The Pittsburgh Pirates have made some unpopular decisions in recent days. With the trades of star outfielder Andrew McCutchen and team ace Gerrit Cole, the club has shed a ton of talent in a short span. And if one player has his way, they’ll shed even more before the end of the offseason.
Infielder Josh Harrison sees the writing on the wall in Pittsburgh and he wants out. Harrison explained his decision in a statement to Ken Rosenthal of The Athletic:
“Baseball is a business and I understand that trades are part of the business. While I love this game, the reality is that I just lost two of my closest friends in the game. Cole and Cutch were not just friends, they were the best pitcher and best position player on the Pittsburgh Pirates. Now, I am the most tenured member of the Pirates, I want to win, I want to contend, I want to win championships in 2018, 2019 and beyond.”
After explaining his love for the city of Pittsburgh, Harrison makes it clear that he wants to be traded:
If indeed the team does not expect to contend this year or next, perhaps it would be better for all involved, that I also am traded.
He’s got a decent shot at getting his wish. After the trades of McCutchen and Cole, Harrison is one of two players left on the roster who make over $10 million. If the Pirates are truly tearing it down again, it makes sense for them to ship off Harrison to a contender for future parts.
While Harrison is under team control through 2020, it’s tough to know if the Pirates will contend by then. The team is saying they can rebuild quickly, but it’s tough to take that argument seriously right now.
If anything, the fact that Harrison comes with some future cost certainty should only increase his value on the trade market. The 30-year-old Harrison hit .272/.339/.432, with 16 home runs, over 542 plate appearances in 2017.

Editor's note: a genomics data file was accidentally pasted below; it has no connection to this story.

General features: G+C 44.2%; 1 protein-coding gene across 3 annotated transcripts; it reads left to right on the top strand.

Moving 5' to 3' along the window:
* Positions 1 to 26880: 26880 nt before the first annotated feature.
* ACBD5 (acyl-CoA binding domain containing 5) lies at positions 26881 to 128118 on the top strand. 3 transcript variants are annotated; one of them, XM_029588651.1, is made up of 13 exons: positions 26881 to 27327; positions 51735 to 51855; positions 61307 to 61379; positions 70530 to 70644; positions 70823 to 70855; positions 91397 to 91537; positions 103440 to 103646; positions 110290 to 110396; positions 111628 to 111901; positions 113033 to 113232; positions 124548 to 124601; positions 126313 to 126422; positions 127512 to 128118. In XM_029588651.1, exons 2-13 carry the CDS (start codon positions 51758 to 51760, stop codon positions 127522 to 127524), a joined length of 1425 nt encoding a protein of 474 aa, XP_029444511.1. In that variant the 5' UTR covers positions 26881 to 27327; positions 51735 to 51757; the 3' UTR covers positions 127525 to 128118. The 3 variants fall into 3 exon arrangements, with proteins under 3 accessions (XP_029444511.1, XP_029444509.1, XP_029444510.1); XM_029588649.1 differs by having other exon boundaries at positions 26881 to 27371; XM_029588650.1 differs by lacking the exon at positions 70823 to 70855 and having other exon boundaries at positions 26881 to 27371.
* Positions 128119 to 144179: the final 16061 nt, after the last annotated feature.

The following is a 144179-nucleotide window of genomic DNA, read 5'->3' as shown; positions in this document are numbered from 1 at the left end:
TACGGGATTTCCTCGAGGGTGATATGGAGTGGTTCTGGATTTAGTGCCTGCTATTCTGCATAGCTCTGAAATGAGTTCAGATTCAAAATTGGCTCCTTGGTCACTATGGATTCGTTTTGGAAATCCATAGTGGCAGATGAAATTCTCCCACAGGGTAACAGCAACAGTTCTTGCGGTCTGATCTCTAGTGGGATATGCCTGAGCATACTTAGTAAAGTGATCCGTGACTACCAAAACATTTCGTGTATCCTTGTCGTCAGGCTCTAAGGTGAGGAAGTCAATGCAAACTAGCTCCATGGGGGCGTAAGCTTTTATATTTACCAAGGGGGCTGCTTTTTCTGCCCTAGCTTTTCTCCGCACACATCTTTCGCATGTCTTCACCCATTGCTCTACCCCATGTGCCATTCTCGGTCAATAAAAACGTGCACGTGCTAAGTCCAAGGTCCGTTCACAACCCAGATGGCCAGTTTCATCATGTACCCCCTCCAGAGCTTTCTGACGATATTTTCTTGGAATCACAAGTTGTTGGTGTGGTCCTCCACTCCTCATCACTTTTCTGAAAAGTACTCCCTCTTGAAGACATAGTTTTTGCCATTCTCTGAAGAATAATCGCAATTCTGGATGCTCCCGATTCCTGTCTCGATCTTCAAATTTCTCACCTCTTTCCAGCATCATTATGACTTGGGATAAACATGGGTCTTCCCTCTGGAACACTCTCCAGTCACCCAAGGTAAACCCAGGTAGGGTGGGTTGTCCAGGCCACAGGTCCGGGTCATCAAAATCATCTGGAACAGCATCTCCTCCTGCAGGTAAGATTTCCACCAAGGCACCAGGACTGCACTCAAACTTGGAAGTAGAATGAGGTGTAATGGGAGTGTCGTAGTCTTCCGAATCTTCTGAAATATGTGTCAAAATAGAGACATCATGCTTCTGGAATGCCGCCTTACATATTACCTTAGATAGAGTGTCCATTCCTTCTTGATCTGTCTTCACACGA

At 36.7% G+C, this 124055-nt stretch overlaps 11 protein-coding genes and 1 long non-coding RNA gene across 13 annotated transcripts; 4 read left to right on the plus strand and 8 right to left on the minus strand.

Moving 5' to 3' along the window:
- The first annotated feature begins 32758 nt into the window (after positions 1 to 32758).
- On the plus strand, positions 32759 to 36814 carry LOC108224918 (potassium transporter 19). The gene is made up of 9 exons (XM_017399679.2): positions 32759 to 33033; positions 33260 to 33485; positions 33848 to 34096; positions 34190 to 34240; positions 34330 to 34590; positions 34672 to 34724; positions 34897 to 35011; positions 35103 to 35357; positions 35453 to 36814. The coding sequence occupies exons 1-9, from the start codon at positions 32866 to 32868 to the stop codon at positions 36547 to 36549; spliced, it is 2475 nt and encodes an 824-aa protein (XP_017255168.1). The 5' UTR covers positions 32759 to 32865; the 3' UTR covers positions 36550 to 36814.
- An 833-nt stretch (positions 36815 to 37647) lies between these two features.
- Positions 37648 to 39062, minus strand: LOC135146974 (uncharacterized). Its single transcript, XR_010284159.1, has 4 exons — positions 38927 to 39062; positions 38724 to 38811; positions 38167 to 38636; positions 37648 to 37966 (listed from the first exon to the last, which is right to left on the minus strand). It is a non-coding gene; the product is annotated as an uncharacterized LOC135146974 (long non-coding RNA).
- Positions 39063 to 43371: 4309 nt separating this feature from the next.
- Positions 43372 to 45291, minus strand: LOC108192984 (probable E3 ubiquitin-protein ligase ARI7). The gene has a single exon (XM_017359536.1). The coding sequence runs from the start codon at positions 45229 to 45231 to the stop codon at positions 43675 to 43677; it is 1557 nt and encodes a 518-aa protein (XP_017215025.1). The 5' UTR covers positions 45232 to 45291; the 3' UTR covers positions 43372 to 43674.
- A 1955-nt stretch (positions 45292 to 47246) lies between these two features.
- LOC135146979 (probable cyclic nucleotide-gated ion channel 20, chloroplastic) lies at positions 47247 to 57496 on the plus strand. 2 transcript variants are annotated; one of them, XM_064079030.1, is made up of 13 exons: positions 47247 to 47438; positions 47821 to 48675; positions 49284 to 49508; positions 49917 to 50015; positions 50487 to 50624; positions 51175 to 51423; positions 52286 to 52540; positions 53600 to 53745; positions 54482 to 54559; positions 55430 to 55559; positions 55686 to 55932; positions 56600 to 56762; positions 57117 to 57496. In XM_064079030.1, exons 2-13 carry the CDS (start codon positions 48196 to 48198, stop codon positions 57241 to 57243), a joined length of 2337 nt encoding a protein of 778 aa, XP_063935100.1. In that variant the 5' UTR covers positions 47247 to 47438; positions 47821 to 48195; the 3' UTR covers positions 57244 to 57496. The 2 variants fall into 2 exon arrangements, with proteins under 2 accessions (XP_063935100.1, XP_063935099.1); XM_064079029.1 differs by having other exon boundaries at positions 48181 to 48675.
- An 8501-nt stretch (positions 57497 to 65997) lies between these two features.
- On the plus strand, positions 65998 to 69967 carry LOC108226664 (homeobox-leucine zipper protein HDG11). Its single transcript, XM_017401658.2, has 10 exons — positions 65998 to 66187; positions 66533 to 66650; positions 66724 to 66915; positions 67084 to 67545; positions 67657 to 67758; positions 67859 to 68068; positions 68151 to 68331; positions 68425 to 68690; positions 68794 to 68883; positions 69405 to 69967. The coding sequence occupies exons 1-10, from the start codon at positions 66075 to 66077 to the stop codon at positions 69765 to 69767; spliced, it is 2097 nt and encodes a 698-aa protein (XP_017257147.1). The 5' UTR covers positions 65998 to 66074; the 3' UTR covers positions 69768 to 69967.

Requesting a trade can be a difficult thing, as you risk alienating your current team’s fanbase. Harrison attempted to get ahead of that by explaining how much he loves the city of Pittsburgh and its fans. He wisely puts his decision on team general manager Neal Huntington, who seemed to imply the Pirates would not contend in the next few years.
Harrison’s strategy might work, because fans are pretty upset with Huntington, owner Bob Nutting and the entire Pirates organization right now. The team just admitted their first rebuild in over 20 years was a failure. Sure, they made the postseason a few times, but only advanced past the wild-card game once.
During their window, the Pirates never really made a huge move to push them over the edge. The club’s biggest midseason acquisition during that time was J.A. Happ. While Happ was unbelievable with the Pirates, he was far from an exciting name when they picked him up.
Instead, the club chose to rely on building from within. And that was fine for a while. The Pirates developed plenty of useful pieces over the last few years. But at a certain point in a contention cycle, teams need to consider parting with future pieces if they want to capitalize on the current core. The Pirates never did that.
Harrison experienced all that and more. He joined the organization in a trade during the 2009. He didn’t make his major-league debut until 2011, but he got to see the last few seasons of the team’s immense struggles before making the majors.
It’s tough to blame him if he doesn’t want to be a part of those struggles the next time around.
More coverage from Yahoo Sports:
– – – – – – –
Chris Cwik is a writer for Yahoo Sports. Have a tip? Email him at email@example.com or follow him on Twitter! Follow @Chris_Cwik
More from Yahoo Sports:
• Rockets push into Clippers’ locker room after game
• Ball brothers have breakout game in Lithuania
• Michael Lee: Cavs-Warriors rivalry is quickly becoming a laughingstock
• Tennis star ends interview after bizarre Kaepernick question